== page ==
No living human beings ever appear onscreen in local filmmaker/critic Jenni Olson’s video essay “The Royal Road.” Statues honoring Father Junipero Serra and Spain’s King Carlos III are the only humanrepresentations seen in Olson’s meditative film. Yet their historical legacies of subjugating the Native Californian population via religion or arms hardly make them objects of celebration.
Onscreen pride of place instead belongs to ghosts of various sorts. Shots of old buildings allude to the ghosts of businesses past or the former inhabitants of residential homes. Cars and trains traverse the screen seemingly controlled without human agency. The film’s most elusive phantoms exist in Hollywood dreams and forgotten historical truths. They are the stories of unfulfilled desires (“Roman Holiday”) and uncomfortable realities (e.g. the real reasons for the Mexican War).
Rather than being a cinematic necropolis, Olson’s film essay is filled with the contradictions and uncertainties that make life the eternal counterpoint to death. Olson’s passion for the Los Angeles-based Julia is dogged by her fears that the object of her affections lacks a commensurate degree of passion. Her reverse traversal of El Camino Real (the Spanish name of the film’s titular highway) may tap into the road’s historical legacy of conquest. Yet there are no fatal repercussions should Julia deny Olson her heart.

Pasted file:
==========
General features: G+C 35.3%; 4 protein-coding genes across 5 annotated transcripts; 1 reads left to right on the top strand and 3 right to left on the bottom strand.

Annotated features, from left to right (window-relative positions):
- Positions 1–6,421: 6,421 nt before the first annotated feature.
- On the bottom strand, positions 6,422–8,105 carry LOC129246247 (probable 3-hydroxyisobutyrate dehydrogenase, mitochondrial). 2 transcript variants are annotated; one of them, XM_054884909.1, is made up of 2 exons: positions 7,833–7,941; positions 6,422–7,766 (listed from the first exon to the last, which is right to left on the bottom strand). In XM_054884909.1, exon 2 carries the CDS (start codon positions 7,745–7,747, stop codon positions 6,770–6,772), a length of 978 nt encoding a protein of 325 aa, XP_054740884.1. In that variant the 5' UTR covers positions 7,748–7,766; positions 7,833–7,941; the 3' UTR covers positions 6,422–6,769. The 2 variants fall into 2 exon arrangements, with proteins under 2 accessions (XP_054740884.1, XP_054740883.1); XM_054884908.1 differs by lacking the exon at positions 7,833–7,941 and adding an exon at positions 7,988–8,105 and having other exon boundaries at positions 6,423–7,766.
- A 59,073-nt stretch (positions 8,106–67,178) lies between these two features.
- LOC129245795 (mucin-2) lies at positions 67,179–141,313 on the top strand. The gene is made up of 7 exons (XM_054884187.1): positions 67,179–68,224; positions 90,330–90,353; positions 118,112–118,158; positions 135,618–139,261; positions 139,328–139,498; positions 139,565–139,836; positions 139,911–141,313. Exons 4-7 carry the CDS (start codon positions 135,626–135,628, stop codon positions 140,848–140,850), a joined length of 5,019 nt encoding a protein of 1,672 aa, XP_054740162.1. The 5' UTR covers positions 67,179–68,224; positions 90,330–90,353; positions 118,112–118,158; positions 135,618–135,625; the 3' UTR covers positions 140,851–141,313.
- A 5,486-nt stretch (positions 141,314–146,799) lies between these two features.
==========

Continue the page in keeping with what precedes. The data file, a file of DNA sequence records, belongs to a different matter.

That lack of physical fatality puts Olson one up over others who have traversed the royal road. William Holden’s character in “Sunset Boulevard” eventually wound up dead after following the road to the mansion of Gloria Swanson’s faded film star. Native Americans who rejected the entreaties of Father Serra to convert to Christianity while he traversed El Camino Real probably didn’t live long enough to truly revel in their defiance.
So what describes El Camino Real? It’s California’s oldest existing road. Its 600 mile length stretches from Southern California all the way up to Sonoma. Nowadays that famed historical path has been shattered into slivers of tarmac courtesy of intersections with such highways as Route 101. Traces of the royal road can still be found in the roadside bells marking the route and the El Camino Real streets found in the towns which absorbed their slice of that hundreds-of-miles long path.
A slivered pathway also describes the romantic travails of “The Royal Road”’s narrator. She obviously knows how to pick up women and be in love with them. Yet the destination beyond a beloved’s reciprocation of affection seems hazy or non-existent. How much of that haziness of purpose comes from the lack of archetypes available to describe active female lovers? Men have Don Juan, Romeo, and Casanova. Who do women, particularly butch lesbians such as Olson, have to match those male archetypes?
Perhaps perceptions about lesbian relationships and roles need to be reinvented before such archetypes can be created or identified. San Francisco certainly would be a good social laboratory for inventing such things. Olson notes the city is a place where reinvention is part of the fabric of the land.